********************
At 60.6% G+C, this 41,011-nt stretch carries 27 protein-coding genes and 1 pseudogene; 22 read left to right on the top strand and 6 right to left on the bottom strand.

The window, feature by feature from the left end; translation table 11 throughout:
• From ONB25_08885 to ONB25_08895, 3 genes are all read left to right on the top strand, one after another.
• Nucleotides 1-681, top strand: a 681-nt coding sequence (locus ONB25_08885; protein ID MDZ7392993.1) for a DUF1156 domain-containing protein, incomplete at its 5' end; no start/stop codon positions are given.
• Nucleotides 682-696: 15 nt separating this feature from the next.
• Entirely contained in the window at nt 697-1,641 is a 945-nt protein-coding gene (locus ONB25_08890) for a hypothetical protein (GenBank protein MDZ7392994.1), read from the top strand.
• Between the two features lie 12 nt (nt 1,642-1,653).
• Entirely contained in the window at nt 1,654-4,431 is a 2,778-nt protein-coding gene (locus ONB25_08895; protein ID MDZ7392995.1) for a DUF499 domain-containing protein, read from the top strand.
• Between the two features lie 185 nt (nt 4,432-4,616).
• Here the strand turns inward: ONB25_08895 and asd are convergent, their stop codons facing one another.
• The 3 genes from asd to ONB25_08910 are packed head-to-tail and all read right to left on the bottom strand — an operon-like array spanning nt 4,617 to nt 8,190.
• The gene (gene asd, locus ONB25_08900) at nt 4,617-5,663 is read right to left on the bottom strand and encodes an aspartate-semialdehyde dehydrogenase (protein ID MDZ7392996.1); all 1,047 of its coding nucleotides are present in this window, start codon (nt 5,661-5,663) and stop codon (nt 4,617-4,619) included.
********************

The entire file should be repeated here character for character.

At 60.6% G+C, this 41,011-nt stretch carries 27 protein-coding genes and 1 pseudogene; 22 read left to right on the top strand and 6 right to left on the bottom strand.

The window, feature by feature from the left end; translation table 11 throughout:
• From ONB25_08885 to ONB25_08895, 3 genes are all read left to right on the top strand, one after another.
• Nucleotides 1-681, top strand: a 681-nt coding sequence (locus ONB25_08885; protein ID MDZ7392993.1) for a DUF1156 domain-containing protein, incomplete at its 5' end; no start/stop codon positions are given.
• Nucleotides 682-696: 15 nt separating this feature from the next.
• Entirely contained in the window at nt 697-1,641 is a 945-nt protein-coding gene (locus ONB25_08890) for a hypothetical protein (GenBank protein MDZ7392994.1), read from the top strand.
• Between the two features lie 12 nt (nt 1,642-1,653).
• Entirely contained in the window at nt 1,654-4,431 is a 2,778-nt protein-coding gene (locus ONB25_08895; protein ID MDZ7392995.1) for a DUF499 domain-containing protein, read from the top strand.
• Between the two features lie 185 nt (nt 4,432-4,616).
• Here the strand turns inward: ONB25_08895 and asd are convergent, their stop codons facing one another.
• The 3 genes from asd to ONB25_08910 are packed head-to-tail and all read right to left on the bottom strand — an operon-like array spanning nt 4,617 to nt 8,190.
• The gene (gene asd, locus ONB25_08900) at nt 4,617-5,663 is read right to left on the bottom strand and encodes an aspartate-semialdehyde dehydrogenase (protein ID MDZ7392996.1); all 1,047 of its coding nucleotides are present in this window, start codon (nt 5,661-5,663) and stop codon (nt 4,617-4,619) included.